Forecast Discussion:

The big storms formed, were far apart (on Tuesday), and dumped serious hail on a few locations. Longmont dodged a big one around 5pm Tuesday (Figure 1).

The atmosphere continues to dry out at most levels (low level moisture kept Tuesday storms alive).  The red and black colors are atmospheric columns are low on moisture content in Figure 2.  The GFS is forecasting little rain over the next 48 hours (Figure 3).  Both this model and the one used Tuesday morning on Channel 7 news had storms up in Nebraska send a gust front back to the Front Range today that initiated a big storm around Fort Collins.  That will be interesting to see if it occurs.

 

Figure 1: Radar image from iOS app RadarScope Pro posted on Twitter by Matt Makens
Figure 2: the water vapor satellite image from Tuesday night. Reds/Oranges are dry air, greys/whites are moist air regions.
Figure 3: The total accumulated precipitation between Tuesday PM and Thursday late PM from the GFS and weather5280.com

The longer range forecast:

The 10 day forecast has a chance of a storm Wednesday (our storm from above?) then very little but a few afternoon storms in afternoon by the weekend and beyond. Temperatures change very little and hover in the upper 80’s F throughout the forecast period (Figure 4).

As an interesting note, we have four tropical systems between Mexico and Hawaii (Figure 5). As Joe Bastardi from WeatherBell says, you get a “Ridge over Troubled Water.”  There has been a big ridge over the southwest for a long time, so this makes sense. What is even more interesting is that the eastern two-most storms (Llena and John) might merge in a few days.  I’ve seen tropical system dance around one another, but I’ve not seen two merge (Figure 6).

Figure 4: the next 10 days of the graphical forecast for Longmont, CO from weatherunderground.com
Figure 5: The hurricane lineup Tuesday in the western Pacific. From the National Hurricane Center.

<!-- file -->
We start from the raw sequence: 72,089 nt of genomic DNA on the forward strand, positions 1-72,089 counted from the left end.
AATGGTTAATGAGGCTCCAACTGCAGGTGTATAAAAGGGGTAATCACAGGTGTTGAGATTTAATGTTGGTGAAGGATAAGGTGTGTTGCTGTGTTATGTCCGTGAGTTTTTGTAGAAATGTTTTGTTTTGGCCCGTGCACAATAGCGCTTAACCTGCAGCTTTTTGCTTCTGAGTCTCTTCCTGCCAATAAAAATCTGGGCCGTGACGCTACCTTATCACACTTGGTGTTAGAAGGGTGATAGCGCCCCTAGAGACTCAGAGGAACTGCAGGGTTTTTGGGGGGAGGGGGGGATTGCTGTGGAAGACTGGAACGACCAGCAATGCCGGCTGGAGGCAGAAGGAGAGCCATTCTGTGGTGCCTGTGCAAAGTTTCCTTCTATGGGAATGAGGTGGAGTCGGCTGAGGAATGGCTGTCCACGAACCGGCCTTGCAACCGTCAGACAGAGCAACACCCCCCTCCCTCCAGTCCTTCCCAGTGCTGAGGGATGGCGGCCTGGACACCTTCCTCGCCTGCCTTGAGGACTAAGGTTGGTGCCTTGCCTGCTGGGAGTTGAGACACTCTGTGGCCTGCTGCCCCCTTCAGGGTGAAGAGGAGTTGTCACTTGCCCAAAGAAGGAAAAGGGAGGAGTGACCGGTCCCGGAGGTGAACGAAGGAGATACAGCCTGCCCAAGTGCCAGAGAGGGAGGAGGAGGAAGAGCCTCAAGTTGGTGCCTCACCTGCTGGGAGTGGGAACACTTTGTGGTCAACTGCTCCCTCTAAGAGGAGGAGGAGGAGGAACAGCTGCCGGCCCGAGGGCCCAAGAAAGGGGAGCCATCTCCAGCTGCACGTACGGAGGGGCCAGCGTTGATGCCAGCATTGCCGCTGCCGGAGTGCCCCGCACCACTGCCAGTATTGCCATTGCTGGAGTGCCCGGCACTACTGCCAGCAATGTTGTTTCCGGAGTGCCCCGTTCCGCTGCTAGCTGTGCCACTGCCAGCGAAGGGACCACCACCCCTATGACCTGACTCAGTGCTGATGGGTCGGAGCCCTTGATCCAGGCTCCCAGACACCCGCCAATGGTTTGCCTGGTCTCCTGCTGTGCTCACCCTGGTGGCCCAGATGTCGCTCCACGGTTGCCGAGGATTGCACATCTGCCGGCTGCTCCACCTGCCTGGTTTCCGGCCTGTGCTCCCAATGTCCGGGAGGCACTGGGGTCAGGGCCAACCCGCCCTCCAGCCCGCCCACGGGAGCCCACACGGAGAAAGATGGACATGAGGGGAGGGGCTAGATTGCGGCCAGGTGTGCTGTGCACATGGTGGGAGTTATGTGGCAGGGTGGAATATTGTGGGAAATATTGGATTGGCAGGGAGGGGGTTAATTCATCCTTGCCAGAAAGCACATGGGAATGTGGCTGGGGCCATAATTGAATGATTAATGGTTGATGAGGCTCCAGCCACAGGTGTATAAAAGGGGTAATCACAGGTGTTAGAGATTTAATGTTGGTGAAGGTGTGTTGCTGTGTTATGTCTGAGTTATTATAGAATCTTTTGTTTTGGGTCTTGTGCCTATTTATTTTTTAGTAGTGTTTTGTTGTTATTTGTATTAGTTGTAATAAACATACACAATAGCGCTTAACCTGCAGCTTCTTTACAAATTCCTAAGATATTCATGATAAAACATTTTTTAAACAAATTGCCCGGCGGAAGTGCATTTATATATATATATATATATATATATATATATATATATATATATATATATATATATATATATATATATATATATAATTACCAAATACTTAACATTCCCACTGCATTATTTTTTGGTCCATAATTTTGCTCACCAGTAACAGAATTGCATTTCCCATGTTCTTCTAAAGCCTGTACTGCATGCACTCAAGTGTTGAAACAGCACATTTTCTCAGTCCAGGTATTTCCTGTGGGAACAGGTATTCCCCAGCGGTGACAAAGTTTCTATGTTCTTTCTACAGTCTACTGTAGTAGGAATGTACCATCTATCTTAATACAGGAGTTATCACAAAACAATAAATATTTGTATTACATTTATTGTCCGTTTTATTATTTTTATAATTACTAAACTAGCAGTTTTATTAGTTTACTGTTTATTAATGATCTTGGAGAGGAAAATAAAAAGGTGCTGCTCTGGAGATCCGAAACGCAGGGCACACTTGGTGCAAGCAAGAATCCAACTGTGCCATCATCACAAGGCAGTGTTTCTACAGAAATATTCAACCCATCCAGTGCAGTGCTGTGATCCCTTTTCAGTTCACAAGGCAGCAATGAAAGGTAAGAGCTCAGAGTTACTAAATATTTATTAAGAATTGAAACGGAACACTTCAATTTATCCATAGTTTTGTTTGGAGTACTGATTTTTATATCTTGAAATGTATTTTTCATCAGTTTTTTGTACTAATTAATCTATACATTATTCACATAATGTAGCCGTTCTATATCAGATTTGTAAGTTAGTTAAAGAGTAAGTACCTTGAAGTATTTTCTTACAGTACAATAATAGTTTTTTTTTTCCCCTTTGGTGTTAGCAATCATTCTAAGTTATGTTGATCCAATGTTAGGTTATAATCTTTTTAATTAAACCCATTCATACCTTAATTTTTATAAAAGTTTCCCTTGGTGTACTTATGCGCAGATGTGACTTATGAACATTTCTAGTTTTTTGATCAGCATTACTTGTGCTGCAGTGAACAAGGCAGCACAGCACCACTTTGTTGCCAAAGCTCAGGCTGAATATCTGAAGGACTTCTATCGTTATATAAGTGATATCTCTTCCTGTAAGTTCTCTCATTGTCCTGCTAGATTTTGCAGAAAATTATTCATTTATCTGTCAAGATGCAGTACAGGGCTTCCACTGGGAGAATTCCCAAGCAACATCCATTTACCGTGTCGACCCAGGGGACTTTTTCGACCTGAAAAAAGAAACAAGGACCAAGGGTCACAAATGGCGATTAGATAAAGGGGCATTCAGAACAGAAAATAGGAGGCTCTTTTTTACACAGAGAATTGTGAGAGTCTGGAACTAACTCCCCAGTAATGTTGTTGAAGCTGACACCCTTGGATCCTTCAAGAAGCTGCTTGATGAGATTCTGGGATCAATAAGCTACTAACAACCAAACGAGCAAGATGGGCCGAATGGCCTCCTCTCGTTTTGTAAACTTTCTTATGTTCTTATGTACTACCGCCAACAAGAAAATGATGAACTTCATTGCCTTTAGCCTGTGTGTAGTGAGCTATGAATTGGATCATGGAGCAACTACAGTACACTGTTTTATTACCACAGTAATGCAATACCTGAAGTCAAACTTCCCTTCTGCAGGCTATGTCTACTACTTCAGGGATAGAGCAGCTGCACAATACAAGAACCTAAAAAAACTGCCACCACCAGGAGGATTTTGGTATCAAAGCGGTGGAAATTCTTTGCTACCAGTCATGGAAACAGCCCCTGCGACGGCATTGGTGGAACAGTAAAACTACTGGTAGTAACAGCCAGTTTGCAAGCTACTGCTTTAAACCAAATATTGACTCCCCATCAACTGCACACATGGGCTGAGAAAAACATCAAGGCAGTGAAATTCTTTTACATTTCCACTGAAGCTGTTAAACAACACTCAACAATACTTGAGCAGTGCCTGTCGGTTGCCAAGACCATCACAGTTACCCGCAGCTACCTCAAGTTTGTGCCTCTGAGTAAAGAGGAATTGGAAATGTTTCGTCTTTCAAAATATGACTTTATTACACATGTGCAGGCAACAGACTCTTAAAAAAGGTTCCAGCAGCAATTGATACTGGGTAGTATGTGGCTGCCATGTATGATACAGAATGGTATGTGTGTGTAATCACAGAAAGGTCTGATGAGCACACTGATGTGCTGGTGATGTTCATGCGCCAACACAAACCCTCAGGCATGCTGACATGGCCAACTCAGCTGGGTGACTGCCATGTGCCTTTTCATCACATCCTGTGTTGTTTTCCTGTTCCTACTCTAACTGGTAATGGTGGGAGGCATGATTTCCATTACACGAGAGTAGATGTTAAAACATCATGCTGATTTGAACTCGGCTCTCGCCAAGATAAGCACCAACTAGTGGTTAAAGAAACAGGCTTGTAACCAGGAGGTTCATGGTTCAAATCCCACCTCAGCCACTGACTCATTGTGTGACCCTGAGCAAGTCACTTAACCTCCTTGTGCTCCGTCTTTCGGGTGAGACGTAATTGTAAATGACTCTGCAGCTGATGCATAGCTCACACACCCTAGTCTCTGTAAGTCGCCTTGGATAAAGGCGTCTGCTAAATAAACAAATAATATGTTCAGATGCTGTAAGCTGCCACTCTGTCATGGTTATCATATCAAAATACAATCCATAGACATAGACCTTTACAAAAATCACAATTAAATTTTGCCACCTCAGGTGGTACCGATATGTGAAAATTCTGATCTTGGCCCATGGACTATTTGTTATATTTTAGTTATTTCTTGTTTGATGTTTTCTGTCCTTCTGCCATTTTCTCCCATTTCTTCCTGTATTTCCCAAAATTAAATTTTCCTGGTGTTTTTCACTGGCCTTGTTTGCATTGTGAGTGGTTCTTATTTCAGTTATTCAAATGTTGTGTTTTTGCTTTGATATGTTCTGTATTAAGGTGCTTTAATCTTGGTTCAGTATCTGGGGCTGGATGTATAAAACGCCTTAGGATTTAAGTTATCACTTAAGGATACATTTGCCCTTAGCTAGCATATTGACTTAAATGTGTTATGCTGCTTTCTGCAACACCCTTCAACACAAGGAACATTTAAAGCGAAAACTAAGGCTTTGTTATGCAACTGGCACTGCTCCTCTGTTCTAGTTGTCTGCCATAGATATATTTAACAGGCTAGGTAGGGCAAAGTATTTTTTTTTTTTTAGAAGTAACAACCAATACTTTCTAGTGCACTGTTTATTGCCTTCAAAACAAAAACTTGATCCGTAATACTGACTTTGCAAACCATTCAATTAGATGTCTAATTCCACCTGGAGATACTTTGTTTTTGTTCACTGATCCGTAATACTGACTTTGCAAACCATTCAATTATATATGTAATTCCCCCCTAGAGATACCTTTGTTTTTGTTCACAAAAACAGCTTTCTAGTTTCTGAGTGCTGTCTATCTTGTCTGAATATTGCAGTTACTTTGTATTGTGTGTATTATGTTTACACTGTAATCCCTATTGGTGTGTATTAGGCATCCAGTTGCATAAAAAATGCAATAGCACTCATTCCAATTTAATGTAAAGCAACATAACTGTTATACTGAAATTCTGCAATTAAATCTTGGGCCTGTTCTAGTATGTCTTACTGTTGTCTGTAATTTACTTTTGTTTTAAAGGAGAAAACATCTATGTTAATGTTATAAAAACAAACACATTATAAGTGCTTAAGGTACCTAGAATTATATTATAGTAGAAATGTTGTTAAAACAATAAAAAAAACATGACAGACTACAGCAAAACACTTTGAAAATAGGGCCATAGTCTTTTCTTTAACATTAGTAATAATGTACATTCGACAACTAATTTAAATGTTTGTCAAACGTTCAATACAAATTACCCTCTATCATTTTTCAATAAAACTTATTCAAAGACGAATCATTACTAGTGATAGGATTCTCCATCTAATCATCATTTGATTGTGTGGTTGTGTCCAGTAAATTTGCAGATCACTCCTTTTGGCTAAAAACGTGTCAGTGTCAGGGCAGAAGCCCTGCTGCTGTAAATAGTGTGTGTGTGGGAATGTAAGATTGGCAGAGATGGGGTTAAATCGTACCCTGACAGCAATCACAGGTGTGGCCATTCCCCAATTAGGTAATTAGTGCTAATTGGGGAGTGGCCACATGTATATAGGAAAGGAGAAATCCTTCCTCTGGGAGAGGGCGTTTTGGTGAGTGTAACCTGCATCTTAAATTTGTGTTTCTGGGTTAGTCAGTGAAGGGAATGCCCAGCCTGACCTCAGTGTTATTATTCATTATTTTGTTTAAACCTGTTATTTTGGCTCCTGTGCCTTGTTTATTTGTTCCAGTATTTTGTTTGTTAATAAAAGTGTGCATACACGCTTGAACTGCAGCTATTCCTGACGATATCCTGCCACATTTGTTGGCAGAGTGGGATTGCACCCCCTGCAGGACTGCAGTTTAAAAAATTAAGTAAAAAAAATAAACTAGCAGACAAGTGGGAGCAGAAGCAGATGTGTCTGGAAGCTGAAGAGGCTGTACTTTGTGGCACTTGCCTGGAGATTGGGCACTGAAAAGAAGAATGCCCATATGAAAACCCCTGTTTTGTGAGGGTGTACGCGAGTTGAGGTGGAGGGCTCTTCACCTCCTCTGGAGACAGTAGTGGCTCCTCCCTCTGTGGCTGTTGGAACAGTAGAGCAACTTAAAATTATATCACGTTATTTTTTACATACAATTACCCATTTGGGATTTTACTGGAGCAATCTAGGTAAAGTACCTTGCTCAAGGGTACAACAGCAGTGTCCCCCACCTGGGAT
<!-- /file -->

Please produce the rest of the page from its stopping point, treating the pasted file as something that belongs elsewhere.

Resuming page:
Figure 6: Hurricane John impacted Tropical Storm Ileana on Tuesday, bringing rough surf conditions and heavy rain to the coast of Baja California. Forecast winds speeds. National Hurricane Center.
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John Ensworth works from Longmont as the Principle Investigator for the NASA Science Mission Directorate Earth and space science education product review through the IGES (The Institute for Global Environmental Strategies – www.strategies.org) . He is in his 14th year running this review. He is an astronomer (from the 2nd grade onward) and became a meteorologist (in the 5th grade) when a thunderstorm in Arizona rained on his telescope when the weather service had only forecasted a 10% chance of rain. He has college degrees in physics and astronomy and climatology and a graduate degree in meteorology and earth science. He lectures at the Little Thompson Observatory in Berthoud, the Estes Park Memorial Observatory in Estes Park, and for a number of online universities. He built and runs a backyard observatory near Pace and 17th in northeast Longmont where he has lived for 8 years with his wife, daughter, son, and two cats. Invitations to open house nights at this observatory, LTO, and EPMO will be posted with future discussions when they are scheduled. Forecasting severe weather and snow amounts via text lead to this column. He began texting friends about the weather right after the September 2013 flood. The readers of this column will, hopefully, keep him honest in what he ‘thought’ he had forecasted for ‘the most recent’ storm.

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